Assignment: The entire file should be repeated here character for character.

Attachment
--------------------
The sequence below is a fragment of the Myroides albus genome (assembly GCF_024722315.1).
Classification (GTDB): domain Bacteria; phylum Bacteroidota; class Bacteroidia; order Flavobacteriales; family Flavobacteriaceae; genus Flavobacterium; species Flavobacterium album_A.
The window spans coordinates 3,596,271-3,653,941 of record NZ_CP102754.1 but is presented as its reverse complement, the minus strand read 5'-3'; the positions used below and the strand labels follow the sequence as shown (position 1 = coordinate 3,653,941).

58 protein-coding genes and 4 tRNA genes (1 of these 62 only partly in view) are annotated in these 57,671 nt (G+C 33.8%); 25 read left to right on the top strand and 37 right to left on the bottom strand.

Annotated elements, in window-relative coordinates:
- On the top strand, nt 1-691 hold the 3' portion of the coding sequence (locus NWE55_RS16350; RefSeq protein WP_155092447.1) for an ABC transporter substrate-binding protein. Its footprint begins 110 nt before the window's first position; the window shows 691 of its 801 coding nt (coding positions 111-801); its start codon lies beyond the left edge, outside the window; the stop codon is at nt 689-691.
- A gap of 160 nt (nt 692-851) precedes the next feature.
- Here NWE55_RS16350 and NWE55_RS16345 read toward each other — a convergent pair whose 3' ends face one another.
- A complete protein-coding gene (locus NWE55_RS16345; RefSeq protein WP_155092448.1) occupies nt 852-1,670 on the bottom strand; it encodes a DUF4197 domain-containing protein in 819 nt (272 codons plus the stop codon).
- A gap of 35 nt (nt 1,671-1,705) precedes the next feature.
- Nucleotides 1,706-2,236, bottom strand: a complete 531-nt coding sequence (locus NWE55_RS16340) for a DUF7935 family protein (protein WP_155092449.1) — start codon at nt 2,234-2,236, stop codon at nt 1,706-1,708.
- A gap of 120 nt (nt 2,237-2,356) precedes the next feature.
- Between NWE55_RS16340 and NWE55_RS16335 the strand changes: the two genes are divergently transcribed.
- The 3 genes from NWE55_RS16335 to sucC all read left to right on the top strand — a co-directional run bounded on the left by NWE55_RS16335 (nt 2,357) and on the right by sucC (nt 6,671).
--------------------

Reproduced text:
The sequence below is a fragment of the Myroides albus genome (assembly GCF_024722315.1).
Classification (GTDB): domain Bacteria; phylum Bacteroidota; class Bacteroidia; order Flavobacteriales; family Flavobacteriaceae; genus Flavobacterium; species Flavobacterium album_A.
The window spans coordinates 3,596,271-3,653,941 of record NZ_CP102754.1 but is presented as its reverse complement, the minus strand read 5'-3'; the positions used below and the strand labels follow the sequence as shown (position 1 = coordinate 3,653,941).

58 protein-coding genes and 4 tRNA genes (1 of these 62 only partly in view) are annotated in these 57,671 nt (G+C 33.8%); 25 read left to right on the top strand and 37 right to left on the bottom strand.

Annotated elements, in window-relative coordinates:
- On the top strand, nt 1-691 hold the 3' portion of the coding sequence (locus NWE55_RS16350; RefSeq protein WP_155092447.1) for an ABC transporter substrate-binding protein. Its footprint begins 110 nt before the window's first position; the window shows 691 of its 801 coding nt (coding positions 111-801); its start codon lies beyond the left edge, outside the window; the stop codon is at nt 689-691.
- A gap of 160 nt (nt 692-851) precedes the next feature.
- Here NWE55_RS16350 and NWE55_RS16345 read toward each other — a convergent pair whose 3' ends face one another.
- A complete protein-coding gene (locus NWE55_RS16345; RefSeq protein WP_155092448.1) occupies nt 852-1,670 on the bottom strand; it encodes a DUF4197 domain-containing protein in 819 nt (272 codons plus the stop codon).
- A gap of 35 nt (nt 1,671-1,705) precedes the next feature.
- Nucleotides 1,706-2,236, bottom strand: a complete 531-nt coding sequence (locus NWE55_RS16340) for a DUF7935 family protein (protein WP_155092449.1) — start codon at nt 2,234-2,236, stop codon at nt 1,706-1,708.
- A gap of 120 nt (nt 2,237-2,356) precedes the next feature.
- Between NWE55_RS16340 and NWE55_RS16335 the strand changes: the two genes are divergently transcribed.
- The 3 genes from NWE55_RS16335 to sucC all read left to right on the top strand — a co-directional run bounded on the left by NWE55_RS16335 (nt 2,357) and on the right by sucC (nt 6,671).